Here's Why So Many People Are Quitting Big YouTube Car Channels

Screenshot: AutoTea
Screenshot: AutoTea

If you watch much automotive YouTube, you’ve probably noticed a slew of “why we’re leaving” videos being posted by people working for some of the biggest automotive YouTube channels on the internet. Donut. Hoonigan. CarThrottle. It feels like everybody is quitting, but it also feels different than the group of big YouTubers who announced they’re retiring or taking a step back from their channels. So what’s the deal here? These are dream jobs that so many people would kill to have, and now they’re just walking away?

The answer comes from YouTuber AutoTea, who used to work for Donut Media. If you don’t recognize him, it’s probably because he mostly worked behind the scenes. He worked on 136 videos between 2021 and 2024, so he’s probably got a pretty good idea of what’s happening at Donut and other similar media companies. According to him, the reason is money, but not the kind of money you’re thinking of.

It’s true that the auto industry doesn’t pay well. You get to do some really cool stuff, but your actual salary is generally pretty low. Like, “good luck ever having kids without a spouse who makes bank” low. But while lack of income is certainly an issue, AutoTea claims the bigger problem is venture capital and private equity. Investors have bought up many of the biggest automotive YouTube channels, and once they took over, their goal was to make as much money as possible in a business with consistently low profit margins.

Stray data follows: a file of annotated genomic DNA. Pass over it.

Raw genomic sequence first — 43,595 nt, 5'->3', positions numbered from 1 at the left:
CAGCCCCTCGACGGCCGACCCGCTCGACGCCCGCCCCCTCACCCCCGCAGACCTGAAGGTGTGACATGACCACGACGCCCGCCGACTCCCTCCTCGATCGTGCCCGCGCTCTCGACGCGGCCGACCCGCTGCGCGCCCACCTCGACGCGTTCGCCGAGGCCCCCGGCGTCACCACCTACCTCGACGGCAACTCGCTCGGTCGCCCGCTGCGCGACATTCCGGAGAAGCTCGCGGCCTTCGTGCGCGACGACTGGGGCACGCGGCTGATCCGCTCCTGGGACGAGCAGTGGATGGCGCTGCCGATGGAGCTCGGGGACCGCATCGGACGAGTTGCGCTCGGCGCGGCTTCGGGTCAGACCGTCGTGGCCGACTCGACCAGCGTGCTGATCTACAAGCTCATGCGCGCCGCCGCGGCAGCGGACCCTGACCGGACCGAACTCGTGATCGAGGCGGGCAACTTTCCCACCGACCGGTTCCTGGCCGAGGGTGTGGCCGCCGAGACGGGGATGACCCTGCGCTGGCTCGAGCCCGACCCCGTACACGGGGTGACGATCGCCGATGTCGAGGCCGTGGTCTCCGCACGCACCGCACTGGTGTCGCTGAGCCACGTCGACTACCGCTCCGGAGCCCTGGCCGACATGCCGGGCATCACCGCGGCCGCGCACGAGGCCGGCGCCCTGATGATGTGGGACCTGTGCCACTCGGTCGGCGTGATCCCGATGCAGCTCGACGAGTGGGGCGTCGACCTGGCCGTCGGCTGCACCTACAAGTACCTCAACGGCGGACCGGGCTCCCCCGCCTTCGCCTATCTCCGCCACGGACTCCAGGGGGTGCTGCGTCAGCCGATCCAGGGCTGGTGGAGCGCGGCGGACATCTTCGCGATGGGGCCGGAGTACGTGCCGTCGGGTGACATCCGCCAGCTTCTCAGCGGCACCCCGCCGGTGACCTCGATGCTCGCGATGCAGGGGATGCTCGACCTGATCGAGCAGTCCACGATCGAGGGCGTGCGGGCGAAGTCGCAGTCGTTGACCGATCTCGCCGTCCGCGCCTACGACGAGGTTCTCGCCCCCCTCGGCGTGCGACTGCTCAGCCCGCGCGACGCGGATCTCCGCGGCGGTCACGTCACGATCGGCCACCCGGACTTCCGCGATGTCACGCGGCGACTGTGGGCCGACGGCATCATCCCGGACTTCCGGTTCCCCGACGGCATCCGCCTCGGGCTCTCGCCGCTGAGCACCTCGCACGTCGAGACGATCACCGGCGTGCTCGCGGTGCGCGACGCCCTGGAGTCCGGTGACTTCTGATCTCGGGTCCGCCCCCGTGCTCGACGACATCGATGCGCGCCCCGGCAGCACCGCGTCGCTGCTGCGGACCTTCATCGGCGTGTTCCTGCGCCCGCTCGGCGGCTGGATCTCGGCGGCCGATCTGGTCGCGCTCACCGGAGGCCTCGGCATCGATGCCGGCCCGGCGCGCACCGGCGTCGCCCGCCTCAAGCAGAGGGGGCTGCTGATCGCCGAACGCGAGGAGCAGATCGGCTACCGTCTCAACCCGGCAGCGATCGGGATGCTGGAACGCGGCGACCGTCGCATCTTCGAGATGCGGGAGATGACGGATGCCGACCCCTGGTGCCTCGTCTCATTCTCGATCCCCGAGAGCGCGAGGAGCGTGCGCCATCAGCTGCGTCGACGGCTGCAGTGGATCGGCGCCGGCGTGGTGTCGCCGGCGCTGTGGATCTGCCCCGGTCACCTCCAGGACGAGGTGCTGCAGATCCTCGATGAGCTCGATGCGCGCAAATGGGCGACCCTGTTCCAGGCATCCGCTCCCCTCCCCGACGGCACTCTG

They also add layers of additional management, and those cushy salaries have to be paid for somehow. The only option is to cut costs. So staff and budgets get slashed, but the remaining employees are still expected to increase profits by doing more with less. The new management also tends to not trust the people who originally built the channel into what it became and often refuses to fund projects that it sees as too risky or expensive.

New owners also believe the brand is more important than the workers who built the brand, treating everyone like they’re interchangeable and replaceable. So they’re not rewarded for making videos that earn more money for the company, meaning all their hard work just goes to line the pockets of executives who didn’t even bother to learn the business in the first place. After years of being told to do more with less just so they can make other people richer, they end up quitting. It’s a bummer.

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